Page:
Lifestyle Environment 29 Jul 2016 Concerted action nee ...

Concerted action needed to save large mammals: Study

Published Jul 29, 2016, 6:53 am IST
Updated Jul 29, 2016, 7:22 am IST
The species, such as elephants, rhinos, gorillas, and big cats are now threatened  with extinction (Representational Image)
 The species, such as elephants, rhinos, gorillas, and big cats are now threatened with extinction (Representational Image)

Bengaluru: A new study by over 43 scientists under the banner of the ‘Wildlife Conservation Society India Program’, warns of the imminent extinction of the world’s largest mammals if there is no worldwide strategy or a coordinated global plan to prevent the world's megafauna from sliding into oblivion.

A team of conservation biologists is calling for a worldwide strategy to prevent the unthinkable: the extinction of the world’s largest mammals. In a public declaration published in the journal BioScience, a group of 43 conservation scientists and other experts are calling for a coordinated global plan to protect the world’s ‘megafauna’.

Among the threats cited by the group as drivers of this mass extinction are illegal hunting, deforestation, habitat loss, the expansion of agriculture and livestock into wildlife areas, and the growth of human populations.

The team has worked on the study to examine population trends of many species, including many of the most well-known, charismatic species such as elephants, rhinos, gorillas, and big cats that are now threatened with extinction.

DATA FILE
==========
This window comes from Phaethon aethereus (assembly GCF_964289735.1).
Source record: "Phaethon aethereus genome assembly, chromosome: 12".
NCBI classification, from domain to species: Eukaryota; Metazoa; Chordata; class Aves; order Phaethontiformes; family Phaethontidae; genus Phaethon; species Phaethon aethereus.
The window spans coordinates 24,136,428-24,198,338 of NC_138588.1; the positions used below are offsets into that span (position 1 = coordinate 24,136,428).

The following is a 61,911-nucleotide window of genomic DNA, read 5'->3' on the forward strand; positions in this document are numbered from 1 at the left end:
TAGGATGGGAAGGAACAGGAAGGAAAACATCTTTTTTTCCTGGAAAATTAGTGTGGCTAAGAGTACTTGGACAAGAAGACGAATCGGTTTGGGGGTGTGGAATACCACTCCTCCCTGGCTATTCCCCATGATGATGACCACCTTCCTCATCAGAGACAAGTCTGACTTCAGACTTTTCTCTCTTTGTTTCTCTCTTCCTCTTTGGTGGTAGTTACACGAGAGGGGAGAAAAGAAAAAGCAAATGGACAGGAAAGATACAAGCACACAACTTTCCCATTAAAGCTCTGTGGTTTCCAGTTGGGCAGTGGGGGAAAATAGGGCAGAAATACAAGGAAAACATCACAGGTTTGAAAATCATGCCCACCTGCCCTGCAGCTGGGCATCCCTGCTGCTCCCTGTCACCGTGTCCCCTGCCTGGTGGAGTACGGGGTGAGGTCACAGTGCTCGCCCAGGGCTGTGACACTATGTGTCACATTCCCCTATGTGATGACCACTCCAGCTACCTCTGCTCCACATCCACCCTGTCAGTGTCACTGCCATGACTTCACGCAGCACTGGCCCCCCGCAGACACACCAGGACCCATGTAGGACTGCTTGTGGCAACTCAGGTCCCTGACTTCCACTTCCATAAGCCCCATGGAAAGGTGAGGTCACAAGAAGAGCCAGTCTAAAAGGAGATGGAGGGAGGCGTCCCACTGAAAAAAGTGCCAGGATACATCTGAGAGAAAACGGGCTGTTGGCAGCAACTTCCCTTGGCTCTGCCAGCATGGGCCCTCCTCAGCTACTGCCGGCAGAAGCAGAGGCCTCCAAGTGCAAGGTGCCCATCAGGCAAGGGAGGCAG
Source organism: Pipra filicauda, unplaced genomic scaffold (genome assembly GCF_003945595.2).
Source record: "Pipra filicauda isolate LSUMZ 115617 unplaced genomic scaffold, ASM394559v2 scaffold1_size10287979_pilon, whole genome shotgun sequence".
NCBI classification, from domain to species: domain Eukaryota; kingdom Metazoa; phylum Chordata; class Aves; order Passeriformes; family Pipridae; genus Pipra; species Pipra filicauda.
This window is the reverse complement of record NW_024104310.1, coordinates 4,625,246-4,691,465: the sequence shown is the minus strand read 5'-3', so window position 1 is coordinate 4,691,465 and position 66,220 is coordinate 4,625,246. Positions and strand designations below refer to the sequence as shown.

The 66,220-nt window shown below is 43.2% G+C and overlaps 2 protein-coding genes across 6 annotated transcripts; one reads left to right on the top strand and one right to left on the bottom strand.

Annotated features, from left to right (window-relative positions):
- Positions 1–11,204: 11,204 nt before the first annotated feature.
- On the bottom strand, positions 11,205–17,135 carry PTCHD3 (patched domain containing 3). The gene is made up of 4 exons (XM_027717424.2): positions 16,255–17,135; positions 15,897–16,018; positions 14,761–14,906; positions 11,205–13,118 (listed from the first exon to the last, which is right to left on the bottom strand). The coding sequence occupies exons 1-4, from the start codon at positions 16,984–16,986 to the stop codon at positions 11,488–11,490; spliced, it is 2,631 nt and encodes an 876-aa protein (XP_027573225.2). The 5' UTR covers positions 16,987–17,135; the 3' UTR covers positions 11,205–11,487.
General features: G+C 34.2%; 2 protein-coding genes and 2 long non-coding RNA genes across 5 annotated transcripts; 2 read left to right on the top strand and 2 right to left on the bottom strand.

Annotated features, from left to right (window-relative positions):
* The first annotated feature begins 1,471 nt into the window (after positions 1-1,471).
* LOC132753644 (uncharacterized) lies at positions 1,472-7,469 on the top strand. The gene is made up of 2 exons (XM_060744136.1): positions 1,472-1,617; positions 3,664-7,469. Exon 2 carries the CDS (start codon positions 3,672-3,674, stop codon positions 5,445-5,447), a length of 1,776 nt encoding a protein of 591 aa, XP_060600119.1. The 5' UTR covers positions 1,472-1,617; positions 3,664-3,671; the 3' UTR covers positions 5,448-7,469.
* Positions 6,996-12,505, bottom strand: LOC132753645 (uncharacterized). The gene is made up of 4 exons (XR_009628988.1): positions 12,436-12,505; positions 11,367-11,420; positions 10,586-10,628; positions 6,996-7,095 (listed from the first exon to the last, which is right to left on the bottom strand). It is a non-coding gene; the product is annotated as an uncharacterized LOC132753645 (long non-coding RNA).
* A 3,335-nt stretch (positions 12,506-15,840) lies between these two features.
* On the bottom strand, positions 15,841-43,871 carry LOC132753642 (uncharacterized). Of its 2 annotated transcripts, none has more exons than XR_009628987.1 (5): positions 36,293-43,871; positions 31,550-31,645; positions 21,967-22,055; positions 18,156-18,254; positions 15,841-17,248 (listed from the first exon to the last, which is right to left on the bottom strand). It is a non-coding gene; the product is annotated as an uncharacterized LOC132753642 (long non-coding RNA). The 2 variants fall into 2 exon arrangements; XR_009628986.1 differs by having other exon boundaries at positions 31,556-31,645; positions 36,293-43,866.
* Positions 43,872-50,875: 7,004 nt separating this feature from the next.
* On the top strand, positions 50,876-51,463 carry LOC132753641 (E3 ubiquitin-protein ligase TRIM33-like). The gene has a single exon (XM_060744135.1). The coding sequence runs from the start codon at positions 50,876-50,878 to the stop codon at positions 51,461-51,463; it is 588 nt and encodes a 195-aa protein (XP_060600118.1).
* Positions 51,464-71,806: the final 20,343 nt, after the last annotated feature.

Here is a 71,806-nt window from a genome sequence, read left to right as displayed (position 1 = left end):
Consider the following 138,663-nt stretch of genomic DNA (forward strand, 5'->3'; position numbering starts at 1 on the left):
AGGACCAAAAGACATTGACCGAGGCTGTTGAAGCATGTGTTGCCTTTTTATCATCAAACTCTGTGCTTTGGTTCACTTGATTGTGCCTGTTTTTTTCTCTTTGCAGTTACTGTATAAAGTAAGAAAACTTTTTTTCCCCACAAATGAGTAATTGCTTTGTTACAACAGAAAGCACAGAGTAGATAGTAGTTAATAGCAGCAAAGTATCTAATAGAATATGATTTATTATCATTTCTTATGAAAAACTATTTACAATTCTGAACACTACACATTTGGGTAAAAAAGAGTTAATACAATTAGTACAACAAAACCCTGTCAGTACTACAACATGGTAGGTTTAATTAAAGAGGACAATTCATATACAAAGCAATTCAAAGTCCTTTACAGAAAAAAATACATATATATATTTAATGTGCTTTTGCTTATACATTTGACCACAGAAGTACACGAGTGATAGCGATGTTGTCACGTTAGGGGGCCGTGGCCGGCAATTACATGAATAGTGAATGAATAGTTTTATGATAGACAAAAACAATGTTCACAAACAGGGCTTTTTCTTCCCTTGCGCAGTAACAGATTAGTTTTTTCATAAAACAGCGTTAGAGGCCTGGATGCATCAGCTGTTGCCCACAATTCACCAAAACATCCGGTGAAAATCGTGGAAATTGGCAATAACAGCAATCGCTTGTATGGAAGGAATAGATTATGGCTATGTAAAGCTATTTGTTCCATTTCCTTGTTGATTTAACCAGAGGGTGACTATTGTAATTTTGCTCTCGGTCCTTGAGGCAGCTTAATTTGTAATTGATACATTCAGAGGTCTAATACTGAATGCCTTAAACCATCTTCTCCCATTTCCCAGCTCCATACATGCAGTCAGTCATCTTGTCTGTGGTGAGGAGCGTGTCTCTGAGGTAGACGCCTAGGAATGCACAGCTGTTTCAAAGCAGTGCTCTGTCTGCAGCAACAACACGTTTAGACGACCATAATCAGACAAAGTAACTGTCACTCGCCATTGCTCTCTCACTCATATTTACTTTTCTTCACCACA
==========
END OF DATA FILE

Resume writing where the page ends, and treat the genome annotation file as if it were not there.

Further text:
Approximately 59% of the world’s biggest mammalian carnivore species -- including the tiger -- and 60 per cent of the largest herbivores are now listed on the International Union for Conservation of Nature’s Red List of Threatened Species,  since they are threatened with extinction.

  “Perhaps the biggest threat for many species is direct hunting, driven by a demand for meat, pets, and body parts for traditional medicines and ornaments,” Dr. Elizabeth Bennett, WCS’s Vice President of Species Conservation stated.

“Only a massive commitment from the international community will stop this.” Species at risk include elephants that provide a suite of vital ecosystem services as ecological engineers, dispersing seeds and nutrients across vast areas.

The loss of elephants worldwide to poachers is well-known and is the focus of extensive efforts to shut down ivory trade, but the study authors point out that many species are at risk from similar threats but are so poorly known that effective conservation efforts to save them are difficult. 

“With simultaneous loss of wildlife habitat and expansion of human populations and agriculture, negative interactions between people and wildlife are bound to arise,” said WCS India Scientist Dr. Varun R. Goswami, who is  also a co-author on the study.

Location: India, Karnataka, Bengaluru


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